"I tend to give up" was the thought that popped into my mind as I watched the simple, emotionally honest short film Alison, the story of two people in a seemingly ordinary relationship where one of the two begins to look over at the other and think to themselves "Is this really worth it?"
The two people in question, Jason (Kristopher Turner) and Alison (Jessica Rose), are returning home from a night on the town when we first meet them. It's a night that has left Alison more than a shade beyond intoxicated while Jason, the seemingly more grounded and mature of the two, is left to play protector, nurturer and, perhaps more silently than aloud, the judge.
It's obvious from Turner's not so subtle body language that this isn't likely the first time he's played this role in their relationship, the same outrageous and extroverted personality of Alison's that he likely first fell in love with now riding a fine line between entertaining and downright burdensome.
Again, "Is this really worth it?"
To their credit, director David Lester and Rose, who's the film's writer, don't play judge and jury in telling the story. While our initial sympathies are likely with the more even-keeled Jason, the truth is that Alison is such a likable gal, even intoxicated, that we rather quickly understand Jason's dilemma and we begin to see, as well, that there's something bubbling underneath that calm demeanor that makes it entirely possible that he's more than a little bit of the problem as well. Alison doesn't take a paint-by-numbers approach here in telling the story with neither Alison nor Jason overly burdensome or obnoxioux.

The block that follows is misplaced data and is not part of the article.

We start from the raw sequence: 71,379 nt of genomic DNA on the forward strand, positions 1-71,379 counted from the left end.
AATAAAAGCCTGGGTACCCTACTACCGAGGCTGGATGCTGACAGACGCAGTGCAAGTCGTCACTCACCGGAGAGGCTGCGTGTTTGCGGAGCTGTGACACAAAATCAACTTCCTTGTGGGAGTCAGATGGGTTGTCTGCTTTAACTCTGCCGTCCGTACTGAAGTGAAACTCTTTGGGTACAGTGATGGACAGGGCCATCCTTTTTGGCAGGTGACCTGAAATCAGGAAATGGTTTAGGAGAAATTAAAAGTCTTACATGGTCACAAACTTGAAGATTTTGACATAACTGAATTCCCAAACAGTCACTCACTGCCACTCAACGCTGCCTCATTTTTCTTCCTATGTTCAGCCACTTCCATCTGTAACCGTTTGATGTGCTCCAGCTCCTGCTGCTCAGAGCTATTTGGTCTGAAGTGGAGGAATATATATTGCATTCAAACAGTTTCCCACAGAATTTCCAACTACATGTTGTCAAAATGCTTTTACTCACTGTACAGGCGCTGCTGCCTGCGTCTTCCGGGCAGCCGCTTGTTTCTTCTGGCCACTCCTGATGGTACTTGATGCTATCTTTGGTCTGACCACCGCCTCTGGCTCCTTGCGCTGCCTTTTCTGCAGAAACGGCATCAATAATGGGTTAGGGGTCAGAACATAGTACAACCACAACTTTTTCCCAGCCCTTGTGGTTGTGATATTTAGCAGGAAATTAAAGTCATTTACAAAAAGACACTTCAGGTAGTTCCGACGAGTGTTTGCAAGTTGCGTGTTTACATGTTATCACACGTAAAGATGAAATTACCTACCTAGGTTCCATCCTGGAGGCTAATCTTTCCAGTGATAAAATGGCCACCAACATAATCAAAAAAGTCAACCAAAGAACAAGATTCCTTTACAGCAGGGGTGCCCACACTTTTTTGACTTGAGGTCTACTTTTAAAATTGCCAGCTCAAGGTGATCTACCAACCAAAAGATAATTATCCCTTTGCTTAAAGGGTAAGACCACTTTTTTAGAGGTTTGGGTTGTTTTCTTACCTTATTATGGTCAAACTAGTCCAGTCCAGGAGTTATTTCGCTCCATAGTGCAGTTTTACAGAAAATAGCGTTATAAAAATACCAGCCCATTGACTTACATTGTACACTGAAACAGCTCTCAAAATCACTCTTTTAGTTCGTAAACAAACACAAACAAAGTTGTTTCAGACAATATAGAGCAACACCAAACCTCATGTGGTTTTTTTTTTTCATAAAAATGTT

But then again, there was that thought that popped into my mind..."I tend to give up."
With me, there seems to always be a point where I look over at my partner and think to myself "Nope, this isn't worth it." It's not usually anything big, to be honest. If I'm being even more honest, more often than not I've actually been the problem.
I tend to give up way too easily.
Alison just had its online premiere on May 15th courtesy of the Canadian National Screen Institute Online Festival after a successful festival run and the film is also currently a Vimeo Staff Pick.
Yes, that means it's pretty darn good film.
The film benefits from a believable chemistry from the delightful Jessica Rose and, yes, the far more grounded Kristopher Turner. The two manage to sell their chemistry with one another while also creating a sense of the tension that exists during the early days of the "Is this really worth it?" period in a relationship.
Sometimes, it really is worth it. Sometimes, it really is not.
The film feels observational for the most part and is refreshingly devoid of gimmicks and unnecessary lensing experimentation. Alison isn't necessarily the kind of film that snags a lot of festival awards, but it's the kind of simple, honest story that tends to go over well with festival audiences. If you visit the film's website linked to in the credits to the left of this review, you can watch Alison for yourself.
Hopefully, you'll find it worth your time.
© Written by Richard Propes
The Independent Critic